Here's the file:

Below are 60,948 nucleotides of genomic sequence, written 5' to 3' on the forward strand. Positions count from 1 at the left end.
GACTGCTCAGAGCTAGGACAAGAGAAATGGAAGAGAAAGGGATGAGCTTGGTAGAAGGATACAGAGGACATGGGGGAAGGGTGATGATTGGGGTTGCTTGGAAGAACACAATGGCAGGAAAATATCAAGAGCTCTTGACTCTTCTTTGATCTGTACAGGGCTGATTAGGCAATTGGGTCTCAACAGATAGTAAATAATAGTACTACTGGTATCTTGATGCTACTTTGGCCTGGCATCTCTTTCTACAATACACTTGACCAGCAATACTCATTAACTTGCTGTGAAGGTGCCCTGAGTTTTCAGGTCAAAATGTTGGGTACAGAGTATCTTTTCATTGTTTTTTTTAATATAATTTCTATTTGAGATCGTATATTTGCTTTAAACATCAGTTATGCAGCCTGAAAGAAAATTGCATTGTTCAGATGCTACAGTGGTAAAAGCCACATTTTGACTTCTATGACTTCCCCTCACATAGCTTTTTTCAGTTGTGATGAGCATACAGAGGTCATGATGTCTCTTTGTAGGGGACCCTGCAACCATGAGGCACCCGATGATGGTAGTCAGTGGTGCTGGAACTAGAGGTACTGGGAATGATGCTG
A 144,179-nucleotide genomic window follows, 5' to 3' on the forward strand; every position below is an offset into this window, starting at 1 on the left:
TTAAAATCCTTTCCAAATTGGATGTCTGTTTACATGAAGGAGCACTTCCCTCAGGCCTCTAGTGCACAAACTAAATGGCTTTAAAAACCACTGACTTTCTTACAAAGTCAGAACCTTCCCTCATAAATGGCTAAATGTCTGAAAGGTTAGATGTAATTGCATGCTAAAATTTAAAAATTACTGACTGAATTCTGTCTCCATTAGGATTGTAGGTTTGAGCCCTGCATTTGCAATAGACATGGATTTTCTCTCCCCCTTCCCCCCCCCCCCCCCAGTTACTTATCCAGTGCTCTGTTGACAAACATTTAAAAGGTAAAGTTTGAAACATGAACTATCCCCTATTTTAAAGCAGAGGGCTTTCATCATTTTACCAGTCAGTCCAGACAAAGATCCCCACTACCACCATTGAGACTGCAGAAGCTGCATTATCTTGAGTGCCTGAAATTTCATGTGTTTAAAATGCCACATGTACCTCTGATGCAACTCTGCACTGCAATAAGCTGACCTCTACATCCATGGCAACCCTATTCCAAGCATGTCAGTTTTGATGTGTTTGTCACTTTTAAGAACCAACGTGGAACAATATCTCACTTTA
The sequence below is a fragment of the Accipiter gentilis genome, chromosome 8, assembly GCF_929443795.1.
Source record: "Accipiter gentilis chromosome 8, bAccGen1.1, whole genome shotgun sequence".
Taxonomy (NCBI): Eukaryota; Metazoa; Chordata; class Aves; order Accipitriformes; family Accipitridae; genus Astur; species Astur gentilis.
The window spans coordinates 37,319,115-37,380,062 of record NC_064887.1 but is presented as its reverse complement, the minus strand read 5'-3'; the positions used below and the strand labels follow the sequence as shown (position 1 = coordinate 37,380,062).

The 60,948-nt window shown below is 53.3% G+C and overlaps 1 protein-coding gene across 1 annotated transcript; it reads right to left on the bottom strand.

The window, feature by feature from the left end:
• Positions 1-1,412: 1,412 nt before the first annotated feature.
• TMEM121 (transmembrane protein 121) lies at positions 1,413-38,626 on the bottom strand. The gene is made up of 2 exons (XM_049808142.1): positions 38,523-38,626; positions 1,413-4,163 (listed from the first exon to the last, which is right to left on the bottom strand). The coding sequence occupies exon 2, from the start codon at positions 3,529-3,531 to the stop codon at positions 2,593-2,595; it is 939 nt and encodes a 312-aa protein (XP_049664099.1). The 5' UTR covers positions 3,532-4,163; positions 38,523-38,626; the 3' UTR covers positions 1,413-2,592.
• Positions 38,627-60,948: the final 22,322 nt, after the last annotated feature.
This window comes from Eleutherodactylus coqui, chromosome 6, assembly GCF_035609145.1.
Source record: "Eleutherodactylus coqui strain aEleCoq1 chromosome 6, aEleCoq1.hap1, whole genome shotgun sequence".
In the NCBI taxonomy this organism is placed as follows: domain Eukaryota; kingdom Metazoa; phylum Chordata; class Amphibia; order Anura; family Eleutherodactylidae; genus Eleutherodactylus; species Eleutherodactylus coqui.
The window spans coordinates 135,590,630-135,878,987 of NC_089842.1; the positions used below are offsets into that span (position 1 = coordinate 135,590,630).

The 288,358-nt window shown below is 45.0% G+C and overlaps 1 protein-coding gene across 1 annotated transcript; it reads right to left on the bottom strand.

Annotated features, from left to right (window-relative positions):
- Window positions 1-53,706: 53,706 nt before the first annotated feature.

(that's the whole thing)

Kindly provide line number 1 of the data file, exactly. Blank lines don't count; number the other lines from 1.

Below are 60,948 nucleotides of genomic sequence, written 5' to 3' on the forward strand. Positions count from 1 at the left end.